The premier journal of http://clinomania.blogspot.com criticism.
Wednesday, June 30, 2004
Readers are invited to consider the following:
Are too many of Jack's social events related to Vice magazine, a magazine by, for, and about jerks?
Jack's thoughts on t-shirts seemed to us to be a bit disjointed. He uses this subject matter to cobble together quite a few not very related personal grind-axes of his, like Mindy's weight loss, different pom-poms he saw on chicks, and Nintendo.
(Which reminds one: we had a great idea here at Somenotions to make a movie about the rash of suicides that no doubt broke out among 6 and 20-sided die makers around the time that Nintendo came out and put paper D&D out of business. Two other good ideas for movies: (1) at an elite 1950s girls' school, a clean-cut young man, a veteran, is hired to be the new Dungeonmaster. He teaches the girls quite a bit about D&D and, indeed, themselves. The fancy girls learn what it's like to be a loser because the monsters are always shitting on them. (2) in the '70s, five kids are really in to D&D. But one of them moves away mid-quest. Now, 20 years later, they meet up as grown men to finish it. Think "Big Chill" meets "Mazes and Monsters.")
But back to the subject at hand - "Mikey, Your Mission..." reminds one of George Plimpton's review of Thomas Pynchon's novel V. in the New York Times Book Review in 1961, which we read because our dad had a collection of old-timey book reviews and we as a child were really a monstrous nerd, like a whole other category of nerd. Anyway, Plimpton says that there's a rash of novels that follow a rake's adventures, which is a good form for a novel from the writer's perspective because it allows him to stitch together a bunch of short stories, which in themselves aren't very marketable.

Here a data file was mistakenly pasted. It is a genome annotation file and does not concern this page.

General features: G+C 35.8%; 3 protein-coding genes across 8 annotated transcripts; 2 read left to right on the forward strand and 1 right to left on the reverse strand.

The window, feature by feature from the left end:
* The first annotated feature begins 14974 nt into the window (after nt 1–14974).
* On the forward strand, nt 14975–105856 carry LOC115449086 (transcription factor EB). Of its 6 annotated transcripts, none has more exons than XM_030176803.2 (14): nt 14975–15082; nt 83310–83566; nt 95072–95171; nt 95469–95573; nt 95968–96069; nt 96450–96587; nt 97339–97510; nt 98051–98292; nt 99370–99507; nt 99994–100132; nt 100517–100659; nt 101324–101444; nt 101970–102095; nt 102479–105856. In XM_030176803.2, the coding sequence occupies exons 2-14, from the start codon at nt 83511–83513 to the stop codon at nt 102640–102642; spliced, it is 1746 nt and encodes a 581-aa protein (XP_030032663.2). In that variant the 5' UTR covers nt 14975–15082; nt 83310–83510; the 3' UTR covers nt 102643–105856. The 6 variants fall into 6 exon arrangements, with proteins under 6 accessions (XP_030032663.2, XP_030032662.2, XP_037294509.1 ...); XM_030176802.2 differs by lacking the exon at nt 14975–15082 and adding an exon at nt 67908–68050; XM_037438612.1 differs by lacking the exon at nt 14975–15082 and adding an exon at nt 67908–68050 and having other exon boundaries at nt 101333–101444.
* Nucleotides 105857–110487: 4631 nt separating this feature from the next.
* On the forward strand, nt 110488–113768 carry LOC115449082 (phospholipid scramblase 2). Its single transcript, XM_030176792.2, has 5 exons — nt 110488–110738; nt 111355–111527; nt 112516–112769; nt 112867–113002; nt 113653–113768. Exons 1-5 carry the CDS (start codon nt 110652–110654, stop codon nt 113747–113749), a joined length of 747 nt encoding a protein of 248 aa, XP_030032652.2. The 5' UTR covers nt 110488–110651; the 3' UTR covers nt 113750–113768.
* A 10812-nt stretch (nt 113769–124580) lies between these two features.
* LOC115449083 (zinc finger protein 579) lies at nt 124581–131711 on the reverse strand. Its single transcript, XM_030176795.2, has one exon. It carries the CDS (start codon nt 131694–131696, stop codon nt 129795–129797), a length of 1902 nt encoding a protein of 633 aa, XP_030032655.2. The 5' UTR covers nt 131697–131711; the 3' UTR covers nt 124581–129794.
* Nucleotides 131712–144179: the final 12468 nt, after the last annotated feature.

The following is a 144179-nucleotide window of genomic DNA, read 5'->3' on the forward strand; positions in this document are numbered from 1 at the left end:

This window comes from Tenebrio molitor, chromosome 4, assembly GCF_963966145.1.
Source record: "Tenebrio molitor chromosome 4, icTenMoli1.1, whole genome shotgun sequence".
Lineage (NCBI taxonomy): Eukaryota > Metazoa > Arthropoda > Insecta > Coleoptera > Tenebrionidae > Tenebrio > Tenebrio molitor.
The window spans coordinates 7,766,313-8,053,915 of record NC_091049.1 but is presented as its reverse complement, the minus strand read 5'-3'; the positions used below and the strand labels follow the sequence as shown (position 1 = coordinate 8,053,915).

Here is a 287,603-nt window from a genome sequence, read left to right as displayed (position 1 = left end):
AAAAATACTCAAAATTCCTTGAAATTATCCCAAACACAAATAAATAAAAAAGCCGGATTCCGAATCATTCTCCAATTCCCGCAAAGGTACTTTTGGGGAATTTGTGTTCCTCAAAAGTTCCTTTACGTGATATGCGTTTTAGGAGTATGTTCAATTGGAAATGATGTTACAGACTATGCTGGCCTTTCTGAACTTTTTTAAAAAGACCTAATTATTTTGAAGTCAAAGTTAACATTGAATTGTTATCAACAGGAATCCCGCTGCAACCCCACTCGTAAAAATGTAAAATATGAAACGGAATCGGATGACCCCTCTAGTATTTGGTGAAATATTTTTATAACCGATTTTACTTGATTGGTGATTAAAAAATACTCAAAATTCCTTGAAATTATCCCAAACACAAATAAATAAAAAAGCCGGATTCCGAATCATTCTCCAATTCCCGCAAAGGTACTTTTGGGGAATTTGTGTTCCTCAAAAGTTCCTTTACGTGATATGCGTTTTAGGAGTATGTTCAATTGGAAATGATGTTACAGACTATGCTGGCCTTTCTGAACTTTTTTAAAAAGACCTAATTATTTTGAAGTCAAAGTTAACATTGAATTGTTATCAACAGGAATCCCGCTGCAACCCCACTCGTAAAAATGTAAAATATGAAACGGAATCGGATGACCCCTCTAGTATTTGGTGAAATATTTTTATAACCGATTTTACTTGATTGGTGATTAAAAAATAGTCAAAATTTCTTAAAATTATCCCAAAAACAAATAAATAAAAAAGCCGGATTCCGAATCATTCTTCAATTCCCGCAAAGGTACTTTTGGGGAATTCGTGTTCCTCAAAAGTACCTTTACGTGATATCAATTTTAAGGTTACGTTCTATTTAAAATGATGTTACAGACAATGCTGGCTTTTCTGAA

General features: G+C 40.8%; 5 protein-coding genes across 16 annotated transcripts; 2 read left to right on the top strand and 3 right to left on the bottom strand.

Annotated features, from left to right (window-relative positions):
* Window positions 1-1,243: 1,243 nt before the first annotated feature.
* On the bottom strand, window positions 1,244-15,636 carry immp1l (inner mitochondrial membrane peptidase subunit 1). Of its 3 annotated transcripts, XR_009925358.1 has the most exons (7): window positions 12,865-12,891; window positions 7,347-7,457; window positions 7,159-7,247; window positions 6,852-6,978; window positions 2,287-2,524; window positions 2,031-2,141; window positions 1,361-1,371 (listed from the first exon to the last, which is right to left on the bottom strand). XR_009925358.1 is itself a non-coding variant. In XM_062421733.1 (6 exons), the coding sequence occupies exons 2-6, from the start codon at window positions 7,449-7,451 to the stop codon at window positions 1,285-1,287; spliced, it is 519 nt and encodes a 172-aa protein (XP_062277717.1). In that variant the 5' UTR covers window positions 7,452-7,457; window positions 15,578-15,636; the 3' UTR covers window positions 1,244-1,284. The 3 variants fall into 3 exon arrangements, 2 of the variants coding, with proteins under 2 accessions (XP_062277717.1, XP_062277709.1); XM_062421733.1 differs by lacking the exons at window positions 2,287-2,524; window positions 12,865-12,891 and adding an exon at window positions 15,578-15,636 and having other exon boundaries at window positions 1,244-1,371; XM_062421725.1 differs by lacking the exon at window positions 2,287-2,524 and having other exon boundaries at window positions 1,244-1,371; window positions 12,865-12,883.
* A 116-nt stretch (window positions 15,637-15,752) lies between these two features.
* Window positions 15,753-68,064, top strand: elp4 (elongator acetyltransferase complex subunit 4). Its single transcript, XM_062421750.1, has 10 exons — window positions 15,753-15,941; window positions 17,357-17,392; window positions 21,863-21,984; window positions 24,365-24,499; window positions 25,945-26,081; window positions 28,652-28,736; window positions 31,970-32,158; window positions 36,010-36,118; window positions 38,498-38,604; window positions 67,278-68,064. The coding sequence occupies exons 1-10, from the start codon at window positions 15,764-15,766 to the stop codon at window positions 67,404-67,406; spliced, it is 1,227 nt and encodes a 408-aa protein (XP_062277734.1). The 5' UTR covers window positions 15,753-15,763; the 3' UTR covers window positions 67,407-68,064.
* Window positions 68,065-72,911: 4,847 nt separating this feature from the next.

This seems to be what Jack has done - stitched together a few only tenuously related thoughts under the vague rubrick "t-shirts." Which is all well and good, we had some laughs, but frankly we look to him to make more cogent, coherent posts, meditations on a theme, rather than a gaggle of overbaked riffs. But perhaps, having gotten these ideas off his chest, he'll be less distracted in the future?
Divers readers have complained about laxity of postings here of late. Regrettable; we have recently moved offices, and as a result have been slower on the keep-up than one might like.
Jack, for his part, has been a busy beaver indeed. "Behind Every Little Fish" is a dandy post, in our opinion. Some naysayers pointed out that it plays to the worst of Jack's shortcomings - one idea beaten to absolute death. But we've always been partial to this aspect of Jack's prose, and feel he has a good horse upon which to beat here. This post also illustrates what seems to be a growing theme in the 'blog: Jack's outrage at Society's recurring failure to live up to his high standards of punning and word-play. Much like a child who knows a fellow who has the USS Flagg but fails to be constantly putting his GI Joe's on it, Jack can't stand Hollywood which fails to use its amazing toys.